The 'threat' of the Turtle Farm

World Animal Protection is deeply saddened, but unfortunately not surprised, to hear the latest revelations of animal cruelty at the Cayman Turtle Farm. As the Cayman Compass reported recently, in 2014, the Farm lost a total of 1,268 endangered Green Turtles due to a “mystery illness” over a period of just four months, with an average of about 10 turtles dying each day.

This “mystery illness” was caused by Clostridium, a bacteria that makes toxins that are dangerous for humans, leading to botulism, tetanus and even death if they are eaten. Only now, more than 12 months later, is this information publicly available, following a Freedom of Information request by a journalist at the Cayman Compass.

It is crystal clear that both the animal cruelty and human health threat of this outbreak were kept secret from Caymanian residents and tourists alike. What is not yet clear, is the extent, if at all, [that] the Cayman Islands government or even the U.K. government were aware of these serious concerns. However, we do know that the farm was aware, which is exactly why this news was hidden for so long, and why the farm’s management fought so hard to keep this information out of the public eye.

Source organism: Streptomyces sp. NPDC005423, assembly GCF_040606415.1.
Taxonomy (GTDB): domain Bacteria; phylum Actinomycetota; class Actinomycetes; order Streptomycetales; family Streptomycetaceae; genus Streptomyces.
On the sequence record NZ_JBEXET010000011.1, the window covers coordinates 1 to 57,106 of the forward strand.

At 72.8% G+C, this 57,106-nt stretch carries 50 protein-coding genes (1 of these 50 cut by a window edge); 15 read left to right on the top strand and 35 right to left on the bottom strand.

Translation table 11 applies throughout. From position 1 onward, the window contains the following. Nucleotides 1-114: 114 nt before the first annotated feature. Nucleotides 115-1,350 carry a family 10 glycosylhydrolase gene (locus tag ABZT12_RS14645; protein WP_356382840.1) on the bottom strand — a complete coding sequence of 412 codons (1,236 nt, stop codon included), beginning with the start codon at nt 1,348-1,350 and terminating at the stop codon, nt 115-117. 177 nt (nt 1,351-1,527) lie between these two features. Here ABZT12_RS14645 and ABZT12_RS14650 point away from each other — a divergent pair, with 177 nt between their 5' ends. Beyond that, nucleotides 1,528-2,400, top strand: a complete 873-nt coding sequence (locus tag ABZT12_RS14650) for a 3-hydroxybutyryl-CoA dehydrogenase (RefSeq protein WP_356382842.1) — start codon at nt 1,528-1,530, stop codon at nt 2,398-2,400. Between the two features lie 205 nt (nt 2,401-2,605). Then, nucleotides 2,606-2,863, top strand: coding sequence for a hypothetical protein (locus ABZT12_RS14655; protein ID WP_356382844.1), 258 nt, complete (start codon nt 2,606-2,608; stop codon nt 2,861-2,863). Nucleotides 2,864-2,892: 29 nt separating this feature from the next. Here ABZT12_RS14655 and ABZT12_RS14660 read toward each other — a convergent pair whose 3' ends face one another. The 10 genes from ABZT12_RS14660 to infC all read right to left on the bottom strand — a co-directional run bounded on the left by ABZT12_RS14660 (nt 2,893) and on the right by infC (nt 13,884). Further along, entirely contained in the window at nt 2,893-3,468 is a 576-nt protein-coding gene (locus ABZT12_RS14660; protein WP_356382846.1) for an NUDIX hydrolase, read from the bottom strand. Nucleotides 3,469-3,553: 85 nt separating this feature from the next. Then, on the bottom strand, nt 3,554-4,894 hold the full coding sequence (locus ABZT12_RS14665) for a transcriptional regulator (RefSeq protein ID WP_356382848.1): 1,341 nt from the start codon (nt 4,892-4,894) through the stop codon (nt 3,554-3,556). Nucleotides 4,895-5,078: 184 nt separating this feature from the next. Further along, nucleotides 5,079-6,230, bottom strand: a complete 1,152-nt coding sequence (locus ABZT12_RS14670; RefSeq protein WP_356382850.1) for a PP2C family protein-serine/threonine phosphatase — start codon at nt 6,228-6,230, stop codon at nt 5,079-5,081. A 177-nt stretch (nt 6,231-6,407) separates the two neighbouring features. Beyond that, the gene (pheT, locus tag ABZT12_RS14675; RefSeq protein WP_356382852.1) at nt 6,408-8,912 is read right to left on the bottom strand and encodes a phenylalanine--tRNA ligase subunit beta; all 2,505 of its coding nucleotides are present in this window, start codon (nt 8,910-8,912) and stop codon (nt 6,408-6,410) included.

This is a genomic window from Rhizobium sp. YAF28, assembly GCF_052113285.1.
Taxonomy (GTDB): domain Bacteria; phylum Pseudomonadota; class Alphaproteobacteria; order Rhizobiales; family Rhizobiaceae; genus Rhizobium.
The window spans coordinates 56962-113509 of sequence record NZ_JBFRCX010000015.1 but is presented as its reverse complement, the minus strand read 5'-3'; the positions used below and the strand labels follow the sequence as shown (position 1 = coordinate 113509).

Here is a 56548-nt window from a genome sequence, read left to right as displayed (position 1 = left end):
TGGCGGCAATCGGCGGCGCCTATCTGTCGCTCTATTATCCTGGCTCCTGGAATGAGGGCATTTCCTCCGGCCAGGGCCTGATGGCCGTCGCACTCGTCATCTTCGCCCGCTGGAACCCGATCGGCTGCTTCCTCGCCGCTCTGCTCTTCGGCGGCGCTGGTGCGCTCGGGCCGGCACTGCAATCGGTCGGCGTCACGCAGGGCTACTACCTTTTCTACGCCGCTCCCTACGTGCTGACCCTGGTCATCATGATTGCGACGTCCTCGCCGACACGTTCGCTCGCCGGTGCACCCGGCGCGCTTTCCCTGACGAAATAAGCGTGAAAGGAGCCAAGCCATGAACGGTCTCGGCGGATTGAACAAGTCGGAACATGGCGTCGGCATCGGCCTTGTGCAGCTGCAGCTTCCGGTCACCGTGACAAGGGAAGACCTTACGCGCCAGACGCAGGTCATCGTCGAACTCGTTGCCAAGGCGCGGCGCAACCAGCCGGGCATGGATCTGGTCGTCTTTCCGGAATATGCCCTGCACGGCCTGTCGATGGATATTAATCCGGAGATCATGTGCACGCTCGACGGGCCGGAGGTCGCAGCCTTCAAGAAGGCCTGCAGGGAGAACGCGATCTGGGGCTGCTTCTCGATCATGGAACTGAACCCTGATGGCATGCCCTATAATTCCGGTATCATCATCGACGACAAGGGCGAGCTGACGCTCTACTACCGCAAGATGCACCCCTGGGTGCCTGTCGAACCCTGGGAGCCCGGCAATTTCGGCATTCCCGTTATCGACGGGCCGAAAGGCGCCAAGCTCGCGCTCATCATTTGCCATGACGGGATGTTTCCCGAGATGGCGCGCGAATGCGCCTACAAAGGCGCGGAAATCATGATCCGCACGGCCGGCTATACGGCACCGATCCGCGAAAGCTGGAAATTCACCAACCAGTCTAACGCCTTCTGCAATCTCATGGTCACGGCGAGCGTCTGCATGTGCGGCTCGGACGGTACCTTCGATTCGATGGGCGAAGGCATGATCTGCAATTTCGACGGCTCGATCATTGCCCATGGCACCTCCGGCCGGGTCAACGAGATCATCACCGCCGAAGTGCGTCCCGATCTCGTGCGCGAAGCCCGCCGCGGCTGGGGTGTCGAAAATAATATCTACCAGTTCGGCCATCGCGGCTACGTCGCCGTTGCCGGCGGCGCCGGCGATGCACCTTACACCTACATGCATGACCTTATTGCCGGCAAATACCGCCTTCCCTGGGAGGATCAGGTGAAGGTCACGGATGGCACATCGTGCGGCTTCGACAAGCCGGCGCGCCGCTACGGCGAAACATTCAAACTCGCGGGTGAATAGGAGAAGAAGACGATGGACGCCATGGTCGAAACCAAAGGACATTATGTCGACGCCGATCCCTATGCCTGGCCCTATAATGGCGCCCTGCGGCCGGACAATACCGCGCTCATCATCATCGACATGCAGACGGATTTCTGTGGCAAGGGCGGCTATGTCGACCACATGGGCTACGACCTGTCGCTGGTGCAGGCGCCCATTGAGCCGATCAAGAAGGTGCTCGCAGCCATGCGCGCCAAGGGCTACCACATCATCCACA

Unfortunately, losing more than 1,000 endangered sea turtles and a potential zoonotic disease outbreak has not been enough to stir the Cayman Islands government into action. However, in stark contrast, the Ministry of Tourism has now rapidly responded to a viral video of [Cayman Turtle Farm Managing Director] Tim Adam berating a member of his staff. The latest revelations regarding the farm are not only truly astounding but also serve to demonstrate that the Cayman Islands government can intervene if it has a mind to.

In recent weeks, the farm has yet again proved that it represents a severe threat to the health of its visitors and the economy of the Cayman Islands.

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The burning question now is just what will it take to instigate real change at this farcical facility?

Dr. Neil D’Cruze, Head of Wildlife Research & Policy, World Animal Protection

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